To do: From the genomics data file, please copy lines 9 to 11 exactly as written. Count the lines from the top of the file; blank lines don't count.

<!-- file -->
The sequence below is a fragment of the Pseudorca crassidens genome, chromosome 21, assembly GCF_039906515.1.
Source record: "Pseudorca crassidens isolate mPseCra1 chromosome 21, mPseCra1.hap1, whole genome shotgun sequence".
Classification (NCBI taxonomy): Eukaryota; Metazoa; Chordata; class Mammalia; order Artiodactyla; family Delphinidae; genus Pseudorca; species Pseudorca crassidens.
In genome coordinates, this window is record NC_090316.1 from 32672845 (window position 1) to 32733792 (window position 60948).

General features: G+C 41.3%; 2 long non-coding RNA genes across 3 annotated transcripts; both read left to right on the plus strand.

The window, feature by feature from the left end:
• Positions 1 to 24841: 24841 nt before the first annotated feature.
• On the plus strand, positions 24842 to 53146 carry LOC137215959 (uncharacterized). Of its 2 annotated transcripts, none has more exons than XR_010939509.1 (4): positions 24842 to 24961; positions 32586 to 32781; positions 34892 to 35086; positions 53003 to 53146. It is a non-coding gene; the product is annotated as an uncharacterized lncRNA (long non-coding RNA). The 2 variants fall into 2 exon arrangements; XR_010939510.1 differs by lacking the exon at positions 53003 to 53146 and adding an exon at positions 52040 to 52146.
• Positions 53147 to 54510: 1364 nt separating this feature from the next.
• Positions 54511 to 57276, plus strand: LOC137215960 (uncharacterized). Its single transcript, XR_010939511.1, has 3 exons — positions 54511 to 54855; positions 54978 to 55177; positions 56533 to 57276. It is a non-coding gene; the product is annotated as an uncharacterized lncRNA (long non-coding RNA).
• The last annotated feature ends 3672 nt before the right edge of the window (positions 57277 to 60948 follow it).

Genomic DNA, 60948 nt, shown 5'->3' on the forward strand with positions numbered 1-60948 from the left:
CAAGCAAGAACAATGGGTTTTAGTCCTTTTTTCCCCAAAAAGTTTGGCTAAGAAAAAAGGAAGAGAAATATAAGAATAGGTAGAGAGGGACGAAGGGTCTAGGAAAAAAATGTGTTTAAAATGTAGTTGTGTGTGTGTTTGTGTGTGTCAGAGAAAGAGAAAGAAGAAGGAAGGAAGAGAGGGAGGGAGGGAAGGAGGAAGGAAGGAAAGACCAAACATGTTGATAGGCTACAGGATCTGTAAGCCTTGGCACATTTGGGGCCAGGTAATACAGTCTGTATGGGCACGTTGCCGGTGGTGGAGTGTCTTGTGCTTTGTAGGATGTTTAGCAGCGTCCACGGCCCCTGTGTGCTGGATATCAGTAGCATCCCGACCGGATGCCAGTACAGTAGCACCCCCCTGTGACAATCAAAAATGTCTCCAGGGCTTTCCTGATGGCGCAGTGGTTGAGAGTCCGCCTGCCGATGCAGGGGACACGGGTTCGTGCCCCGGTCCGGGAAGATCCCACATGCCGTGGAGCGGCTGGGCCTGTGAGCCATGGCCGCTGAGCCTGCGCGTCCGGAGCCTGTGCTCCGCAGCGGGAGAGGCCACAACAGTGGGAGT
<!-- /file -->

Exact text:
• Positions 53147 to 54510: 1364 nt separating this feature from the next.
• Positions 54511 to 57276, plus strand: LOC137215960 (uncharacterized). Its single transcript, XR_010939511.1, has 3 exons — positions 54511 to 54855; positions 54978 to 55177; positions 56533 to 57276. It is a non-coding gene; the product is annotated as an uncharacterized lncRNA (long non-coding RNA).
• The last annotated feature ends 3672 nt before the right edge of the window (positions 57277 to 60948 follow it).